Three Things: Short, Goofy, and Vulnerable*

photo (2).JPG1. Wearing Converse. More specifically (I had to consult the beautiful woman sitting next to me in the coffeeshop to get this detail right, shoe novice that I am–good thing she’s my fiancée): Low-top Chucks. I got them today on a very sweet, spontaneous shopping trip to the thrift store and  TJ Maxx with Mani and my mom. They’re blue, with white soles. They offer absolutely no extra height to my five-foot-half-inch frame whatsoever. And I feel short. I feel short because I am short, and often when I’m actually out and about, I wear boots that lend me a couple of inches, nothing extreme, but still something to bring me closer to eye level with much of the world. Want to see a picture of them?

photo(284)The short part isn’t how I’ve changed. I’ve always been short. Small, petite, etc.  Like, small as in I forget I’m small altogether until I go clothes shopping and the numbers of the sizes don’t match my self-image, my sense of bigness. This has been true pretty much forever. What’s different is settling in with it, happily. Wearing my Chucks and having to gaze up a little at Mani, not diminished but actually emboldened by being more fully present in my god-given package.

2. Acting ridiculous. Sometimes. This morning, I took Aviva’s brush to my head–something I rarely do and even more rarely do publicly. Then I stepped into the bedroom with a twinkle in my eye. “Like my new look?” I asked. Family lore has it I was a funny kid, the kind of funny I now see Pearlie is, how her laugh can set us all to laughing. I’ve also been serious. Am serious. Life is very serious business, right? It’s a real part of me, and there are ways in which I value and love this about myself. IMG_4180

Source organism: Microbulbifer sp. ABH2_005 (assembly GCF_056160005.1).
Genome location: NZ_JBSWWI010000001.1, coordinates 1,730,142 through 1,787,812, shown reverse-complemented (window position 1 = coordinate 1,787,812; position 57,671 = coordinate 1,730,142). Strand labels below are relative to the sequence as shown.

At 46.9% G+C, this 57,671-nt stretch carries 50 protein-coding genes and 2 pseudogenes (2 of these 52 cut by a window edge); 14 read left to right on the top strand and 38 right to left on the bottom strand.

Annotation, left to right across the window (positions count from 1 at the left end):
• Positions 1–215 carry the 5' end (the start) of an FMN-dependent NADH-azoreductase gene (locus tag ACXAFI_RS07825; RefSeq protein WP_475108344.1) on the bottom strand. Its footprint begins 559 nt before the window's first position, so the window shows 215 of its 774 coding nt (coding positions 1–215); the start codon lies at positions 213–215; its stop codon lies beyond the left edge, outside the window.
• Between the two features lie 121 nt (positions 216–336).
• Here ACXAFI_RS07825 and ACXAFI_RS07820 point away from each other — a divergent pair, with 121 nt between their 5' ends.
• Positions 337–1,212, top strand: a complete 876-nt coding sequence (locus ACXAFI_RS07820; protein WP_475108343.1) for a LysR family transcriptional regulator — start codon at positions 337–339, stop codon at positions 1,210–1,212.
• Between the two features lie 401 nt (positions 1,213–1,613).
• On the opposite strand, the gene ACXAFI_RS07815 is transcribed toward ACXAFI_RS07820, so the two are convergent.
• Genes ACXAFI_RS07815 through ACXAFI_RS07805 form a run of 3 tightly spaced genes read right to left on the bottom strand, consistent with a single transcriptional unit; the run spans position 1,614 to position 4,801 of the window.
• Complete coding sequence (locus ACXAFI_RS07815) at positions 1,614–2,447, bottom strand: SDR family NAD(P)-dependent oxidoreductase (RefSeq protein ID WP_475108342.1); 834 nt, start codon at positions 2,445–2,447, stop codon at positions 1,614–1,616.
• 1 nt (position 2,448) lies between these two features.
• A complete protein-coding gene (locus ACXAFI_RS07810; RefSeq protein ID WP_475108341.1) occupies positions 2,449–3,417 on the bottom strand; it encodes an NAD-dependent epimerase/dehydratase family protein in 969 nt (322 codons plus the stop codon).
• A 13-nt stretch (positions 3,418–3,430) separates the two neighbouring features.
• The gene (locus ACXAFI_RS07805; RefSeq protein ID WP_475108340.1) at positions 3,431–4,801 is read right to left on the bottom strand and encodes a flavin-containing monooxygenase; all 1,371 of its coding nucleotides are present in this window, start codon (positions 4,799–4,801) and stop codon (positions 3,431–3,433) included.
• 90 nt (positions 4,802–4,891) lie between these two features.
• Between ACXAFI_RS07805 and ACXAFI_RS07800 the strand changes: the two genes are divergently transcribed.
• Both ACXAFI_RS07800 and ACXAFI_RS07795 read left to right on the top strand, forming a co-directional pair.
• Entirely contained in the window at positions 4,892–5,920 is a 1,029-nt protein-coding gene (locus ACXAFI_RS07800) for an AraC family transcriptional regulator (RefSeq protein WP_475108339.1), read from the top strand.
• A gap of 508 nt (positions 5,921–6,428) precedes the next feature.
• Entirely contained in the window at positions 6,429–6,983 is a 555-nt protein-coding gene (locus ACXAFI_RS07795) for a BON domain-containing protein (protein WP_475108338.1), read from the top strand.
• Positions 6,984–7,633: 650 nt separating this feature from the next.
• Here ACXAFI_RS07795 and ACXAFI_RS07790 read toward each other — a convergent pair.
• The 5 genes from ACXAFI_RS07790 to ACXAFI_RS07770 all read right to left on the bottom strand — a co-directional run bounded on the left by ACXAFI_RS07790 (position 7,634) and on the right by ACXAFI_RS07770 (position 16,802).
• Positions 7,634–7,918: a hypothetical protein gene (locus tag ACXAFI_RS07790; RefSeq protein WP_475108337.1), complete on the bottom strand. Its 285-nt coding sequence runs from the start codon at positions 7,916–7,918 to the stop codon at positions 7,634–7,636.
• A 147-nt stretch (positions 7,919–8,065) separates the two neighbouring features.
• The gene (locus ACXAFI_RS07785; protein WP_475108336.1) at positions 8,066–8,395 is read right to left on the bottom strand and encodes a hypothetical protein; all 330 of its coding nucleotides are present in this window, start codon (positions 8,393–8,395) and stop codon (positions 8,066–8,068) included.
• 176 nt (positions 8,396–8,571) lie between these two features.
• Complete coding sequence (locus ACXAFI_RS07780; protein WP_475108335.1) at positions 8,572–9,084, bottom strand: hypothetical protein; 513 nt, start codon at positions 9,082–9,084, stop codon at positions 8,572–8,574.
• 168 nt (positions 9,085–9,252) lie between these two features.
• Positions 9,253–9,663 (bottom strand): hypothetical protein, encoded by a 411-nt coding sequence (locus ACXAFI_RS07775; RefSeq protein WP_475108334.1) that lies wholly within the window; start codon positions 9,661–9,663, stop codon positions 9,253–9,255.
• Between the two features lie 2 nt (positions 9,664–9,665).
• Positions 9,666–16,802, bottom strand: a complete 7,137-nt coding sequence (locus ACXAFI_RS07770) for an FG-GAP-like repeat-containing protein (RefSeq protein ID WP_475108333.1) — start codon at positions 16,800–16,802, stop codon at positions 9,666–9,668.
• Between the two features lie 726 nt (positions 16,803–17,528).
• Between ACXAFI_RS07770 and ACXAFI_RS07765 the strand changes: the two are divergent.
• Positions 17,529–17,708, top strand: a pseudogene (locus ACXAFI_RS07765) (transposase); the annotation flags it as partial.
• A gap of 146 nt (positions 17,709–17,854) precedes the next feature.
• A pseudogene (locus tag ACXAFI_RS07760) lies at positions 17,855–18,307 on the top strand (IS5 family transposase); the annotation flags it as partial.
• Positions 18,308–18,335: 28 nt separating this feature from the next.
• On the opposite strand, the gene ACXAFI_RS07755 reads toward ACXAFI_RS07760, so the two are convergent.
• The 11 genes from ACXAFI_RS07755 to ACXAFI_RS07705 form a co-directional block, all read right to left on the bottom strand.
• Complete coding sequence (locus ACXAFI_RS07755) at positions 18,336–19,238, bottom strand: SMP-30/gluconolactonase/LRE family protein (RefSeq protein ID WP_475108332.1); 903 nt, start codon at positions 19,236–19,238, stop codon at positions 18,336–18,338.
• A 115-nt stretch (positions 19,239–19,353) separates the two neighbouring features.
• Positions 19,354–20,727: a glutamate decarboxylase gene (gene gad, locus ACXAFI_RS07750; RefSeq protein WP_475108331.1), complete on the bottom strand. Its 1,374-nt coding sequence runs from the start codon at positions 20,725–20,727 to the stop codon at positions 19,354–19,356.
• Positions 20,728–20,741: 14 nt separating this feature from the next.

Unforrowing my permanently creased brow more often, in exchange for the delights of silly and goofy and being able to laugh at myself, these feel like offering a gift to myself and maybe even to others. To make someone smile, sometimes at my own ego-busting expense–what could be better, really? See Exhibit A to your right.

3. Inviting vulnerability. Novelist Leslie Jamison writes, “Empathy isn’t just something that happens to us — a meteor shower of synapses firing across the brain — it’s also a choice we make: to pay attention, to extend ourselves.” Being empathetic to and inviting vulnerability from others–these come naturally to me. But loving myself when I don’t feel strong or happy has been a steeper climb, and sharing these moments with others, even or especially the people closest to me, even more so.

photo(286)Why? In a word: Fear. Fear that my sadness and struggle are not as attractive and beautiful as my small, cute self or my funny self or my on-fire creative self or my optimistic and positive self. It’s not always easy, but I am changing, growing into someone who trusts that I can be vulnerable and still lovable, that these are in fact mutually inclusive, the former a sometimes painful but always worthwhile gateway to greater intimacy and aliveness.

And it’s a choice: To pay attention to the reflex to shut down. To extend a hand in the dark–Hi, I’m hurting–and clasp the one that meets mine, not despite my vulnerability, but because of it.

*Play along with Isabel Abbott’s “three things” project at Lists and Letters.

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